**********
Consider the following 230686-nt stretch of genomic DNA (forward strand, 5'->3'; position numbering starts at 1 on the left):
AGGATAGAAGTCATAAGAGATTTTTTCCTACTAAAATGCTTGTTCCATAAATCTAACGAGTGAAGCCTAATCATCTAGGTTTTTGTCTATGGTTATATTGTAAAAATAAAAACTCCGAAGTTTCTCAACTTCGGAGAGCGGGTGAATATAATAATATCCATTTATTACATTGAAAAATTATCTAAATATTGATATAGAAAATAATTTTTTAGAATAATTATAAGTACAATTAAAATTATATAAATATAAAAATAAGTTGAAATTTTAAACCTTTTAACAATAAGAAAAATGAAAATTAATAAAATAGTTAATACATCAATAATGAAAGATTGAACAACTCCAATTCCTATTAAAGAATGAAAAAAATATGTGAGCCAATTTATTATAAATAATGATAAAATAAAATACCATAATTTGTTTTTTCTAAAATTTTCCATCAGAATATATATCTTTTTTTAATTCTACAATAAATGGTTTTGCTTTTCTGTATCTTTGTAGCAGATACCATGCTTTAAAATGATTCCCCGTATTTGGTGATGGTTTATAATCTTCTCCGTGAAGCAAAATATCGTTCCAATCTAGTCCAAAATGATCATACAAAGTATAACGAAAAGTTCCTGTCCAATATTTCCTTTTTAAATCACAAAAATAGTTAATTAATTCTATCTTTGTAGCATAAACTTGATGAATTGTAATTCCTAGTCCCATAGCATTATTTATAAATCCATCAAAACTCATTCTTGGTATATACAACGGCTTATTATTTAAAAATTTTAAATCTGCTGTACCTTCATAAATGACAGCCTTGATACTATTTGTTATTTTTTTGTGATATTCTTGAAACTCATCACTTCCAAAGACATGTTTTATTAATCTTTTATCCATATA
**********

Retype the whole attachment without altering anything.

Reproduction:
Consider the following 230686-nt stretch of genomic DNA (forward strand, 5'->3'; position numbering starts at 1 on the left):
AGGATAGAAGTCATAAGAGATTTTTTCCTACTAAAATGCTTGTTCCATAAATCTAACGAGTGAAGCCTAATCATCTAGGTTTTTGTCTATGGTTATATTGTAAAAATAAAAACTCCGAAGTTTCTCAACTTCGGAGAGCGGGTGAATATAATAATATCCATTTATTACATTGAAAAATTATCTAAATATTGATATAGAAAATAATTTTTTAGAATAATTATAAGTACAATTAAAATTATATAAATATAAAAATAAGTTGAAATTTTAAACCTTTTAACAATAAGAAAAATGAAAATTAATAAAATAGTTAATACATCAATAATGAAAGATTGAACAACTCCAATTCCTATTAAAGAATGAAAAAAATATGTGAGCCAATTTATTATAAATAATGATAAAATAAAATACCATAATTTGTTTTTTCTAAAATTTTCCATCAGAATATATATCTTTTTTTAATTCTACAATAAATGGTTTTGCTTTTCTGTATCTTTGTAGCAGATACCATGCTTTAAAATGATTCCCCGTATTTGGTGATGGTTTATAATCTTCTCCGTGAAGCAAAATATCGTTCCAATCTAGTCCAAAATGATCATACAAAGTATAACGAAAAGTTCCTGTCCAATATTTCCTTTTTAAATCACAAAAATAGTTAATTAATTCTATCTTTGTAGCATAAACTTGATGAATTGTAATTCCTAGTCCCATAGCATTATTTATAAATCCATCAAAACTCATTCTTGGTATATACAACGGCTTATTATTTAAAAATTTTAAATCTGCTGTACCTTCATAAATGACAGCCTTGATACTATTTGTTATTTTTTTGTGATATTCTTGAAACTCATCACTTCCAAAGACATGTTTTATTAATCTTTTATCCATATA